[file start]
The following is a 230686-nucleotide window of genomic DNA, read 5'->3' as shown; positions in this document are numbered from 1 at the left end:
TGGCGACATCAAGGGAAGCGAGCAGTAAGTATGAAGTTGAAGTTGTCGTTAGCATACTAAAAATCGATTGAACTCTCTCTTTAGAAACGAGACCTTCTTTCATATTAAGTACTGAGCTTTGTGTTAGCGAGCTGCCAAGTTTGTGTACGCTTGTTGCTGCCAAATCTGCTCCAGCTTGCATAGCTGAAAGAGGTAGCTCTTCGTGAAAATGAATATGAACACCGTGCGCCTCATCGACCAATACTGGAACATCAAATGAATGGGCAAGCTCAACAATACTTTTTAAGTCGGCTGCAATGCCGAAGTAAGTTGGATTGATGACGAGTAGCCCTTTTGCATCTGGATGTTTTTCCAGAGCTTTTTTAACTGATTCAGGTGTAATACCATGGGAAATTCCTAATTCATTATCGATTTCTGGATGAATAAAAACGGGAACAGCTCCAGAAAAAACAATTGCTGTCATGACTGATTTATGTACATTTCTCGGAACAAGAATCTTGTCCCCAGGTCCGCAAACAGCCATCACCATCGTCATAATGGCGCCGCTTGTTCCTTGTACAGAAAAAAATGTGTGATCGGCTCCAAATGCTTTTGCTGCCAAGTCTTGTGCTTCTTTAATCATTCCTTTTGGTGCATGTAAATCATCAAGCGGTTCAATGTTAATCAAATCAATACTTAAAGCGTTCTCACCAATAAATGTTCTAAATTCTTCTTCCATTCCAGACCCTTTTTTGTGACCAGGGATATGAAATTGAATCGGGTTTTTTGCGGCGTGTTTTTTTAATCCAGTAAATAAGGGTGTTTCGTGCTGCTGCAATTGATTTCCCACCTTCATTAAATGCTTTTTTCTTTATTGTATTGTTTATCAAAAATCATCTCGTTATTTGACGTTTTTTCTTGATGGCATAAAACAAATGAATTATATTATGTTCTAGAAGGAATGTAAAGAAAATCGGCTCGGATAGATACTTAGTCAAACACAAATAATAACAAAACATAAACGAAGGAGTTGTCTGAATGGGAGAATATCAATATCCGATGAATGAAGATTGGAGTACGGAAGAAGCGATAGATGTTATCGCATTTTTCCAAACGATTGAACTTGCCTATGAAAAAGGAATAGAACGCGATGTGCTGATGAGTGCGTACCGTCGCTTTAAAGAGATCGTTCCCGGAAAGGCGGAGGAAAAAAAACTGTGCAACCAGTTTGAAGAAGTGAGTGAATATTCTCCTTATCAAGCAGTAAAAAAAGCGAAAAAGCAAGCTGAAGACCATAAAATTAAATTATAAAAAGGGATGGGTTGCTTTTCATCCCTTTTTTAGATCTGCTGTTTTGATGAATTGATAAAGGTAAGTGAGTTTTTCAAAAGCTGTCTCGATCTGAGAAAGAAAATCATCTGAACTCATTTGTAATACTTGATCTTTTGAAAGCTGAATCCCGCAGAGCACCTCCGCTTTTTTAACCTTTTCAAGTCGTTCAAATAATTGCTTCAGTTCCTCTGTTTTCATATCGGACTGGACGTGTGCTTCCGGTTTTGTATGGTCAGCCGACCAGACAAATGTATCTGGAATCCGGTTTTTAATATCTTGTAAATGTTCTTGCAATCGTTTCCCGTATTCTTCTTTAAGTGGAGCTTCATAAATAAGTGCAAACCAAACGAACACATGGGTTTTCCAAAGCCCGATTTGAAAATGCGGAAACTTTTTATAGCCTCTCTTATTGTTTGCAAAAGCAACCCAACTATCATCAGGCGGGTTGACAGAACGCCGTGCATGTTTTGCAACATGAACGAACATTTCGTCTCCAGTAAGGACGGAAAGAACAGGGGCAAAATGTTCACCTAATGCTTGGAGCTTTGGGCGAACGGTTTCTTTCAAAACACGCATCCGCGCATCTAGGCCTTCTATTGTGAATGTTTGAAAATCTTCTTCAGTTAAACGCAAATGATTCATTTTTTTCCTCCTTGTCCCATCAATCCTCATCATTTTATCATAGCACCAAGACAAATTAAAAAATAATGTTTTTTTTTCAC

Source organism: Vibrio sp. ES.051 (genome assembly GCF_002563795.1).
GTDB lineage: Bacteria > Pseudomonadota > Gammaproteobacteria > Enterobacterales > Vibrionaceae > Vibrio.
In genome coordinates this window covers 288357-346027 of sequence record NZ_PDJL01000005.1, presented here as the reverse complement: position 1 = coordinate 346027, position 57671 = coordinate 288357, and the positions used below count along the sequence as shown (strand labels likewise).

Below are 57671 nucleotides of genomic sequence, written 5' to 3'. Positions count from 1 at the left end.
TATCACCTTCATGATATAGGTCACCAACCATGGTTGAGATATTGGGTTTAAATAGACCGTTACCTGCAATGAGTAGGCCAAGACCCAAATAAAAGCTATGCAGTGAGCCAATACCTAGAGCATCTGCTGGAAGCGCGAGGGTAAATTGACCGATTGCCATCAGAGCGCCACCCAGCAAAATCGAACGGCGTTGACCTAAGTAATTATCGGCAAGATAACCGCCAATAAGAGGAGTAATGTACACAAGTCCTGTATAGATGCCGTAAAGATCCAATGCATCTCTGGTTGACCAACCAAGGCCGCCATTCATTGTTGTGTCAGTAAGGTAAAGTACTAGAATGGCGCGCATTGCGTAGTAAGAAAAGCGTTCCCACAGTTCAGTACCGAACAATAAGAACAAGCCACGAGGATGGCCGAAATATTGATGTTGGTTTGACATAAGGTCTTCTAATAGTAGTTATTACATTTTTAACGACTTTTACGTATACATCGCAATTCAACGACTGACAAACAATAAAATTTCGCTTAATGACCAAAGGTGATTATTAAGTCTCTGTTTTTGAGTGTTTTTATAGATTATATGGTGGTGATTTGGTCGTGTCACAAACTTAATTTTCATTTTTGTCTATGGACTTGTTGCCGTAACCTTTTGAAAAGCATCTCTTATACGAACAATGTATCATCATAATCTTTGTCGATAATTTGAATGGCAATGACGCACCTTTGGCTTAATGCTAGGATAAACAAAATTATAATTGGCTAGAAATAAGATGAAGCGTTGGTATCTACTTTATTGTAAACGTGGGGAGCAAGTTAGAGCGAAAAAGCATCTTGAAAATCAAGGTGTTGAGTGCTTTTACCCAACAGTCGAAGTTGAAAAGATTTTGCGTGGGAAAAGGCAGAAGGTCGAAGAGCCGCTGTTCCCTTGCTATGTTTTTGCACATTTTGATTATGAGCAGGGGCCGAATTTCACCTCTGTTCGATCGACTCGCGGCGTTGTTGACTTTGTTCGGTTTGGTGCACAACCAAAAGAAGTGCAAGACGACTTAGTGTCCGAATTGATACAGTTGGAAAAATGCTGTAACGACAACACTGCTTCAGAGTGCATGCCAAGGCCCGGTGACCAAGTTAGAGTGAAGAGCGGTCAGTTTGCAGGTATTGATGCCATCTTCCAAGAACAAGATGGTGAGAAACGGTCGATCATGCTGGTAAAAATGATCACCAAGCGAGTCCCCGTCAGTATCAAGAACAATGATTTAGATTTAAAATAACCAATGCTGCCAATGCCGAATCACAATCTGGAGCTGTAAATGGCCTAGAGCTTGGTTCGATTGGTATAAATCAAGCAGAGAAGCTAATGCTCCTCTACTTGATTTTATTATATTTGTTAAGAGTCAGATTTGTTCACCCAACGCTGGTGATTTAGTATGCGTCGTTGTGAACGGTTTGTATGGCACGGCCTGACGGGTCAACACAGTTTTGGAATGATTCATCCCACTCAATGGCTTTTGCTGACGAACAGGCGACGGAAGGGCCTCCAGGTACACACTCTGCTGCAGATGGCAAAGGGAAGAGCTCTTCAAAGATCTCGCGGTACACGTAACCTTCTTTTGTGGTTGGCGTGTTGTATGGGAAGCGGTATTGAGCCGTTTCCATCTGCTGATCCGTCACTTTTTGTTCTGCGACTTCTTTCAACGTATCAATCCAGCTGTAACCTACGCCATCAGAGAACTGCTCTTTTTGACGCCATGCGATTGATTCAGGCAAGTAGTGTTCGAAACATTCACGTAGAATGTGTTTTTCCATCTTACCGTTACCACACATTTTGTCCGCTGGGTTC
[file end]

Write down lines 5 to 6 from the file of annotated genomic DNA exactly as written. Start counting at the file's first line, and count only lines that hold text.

In genome coordinates this window covers 288357-346027 of sequence record NZ_PDJL01000005.1, presented here as the reverse complement: position 1 = coordinate 346027, position 57671 = coordinate 288357, and the positions used below count along the sequence as shown (strand labels likewise).

Below are 57671 nucleotides of genomic sequence, written 5' to 3'. Positions count from 1 at the left end.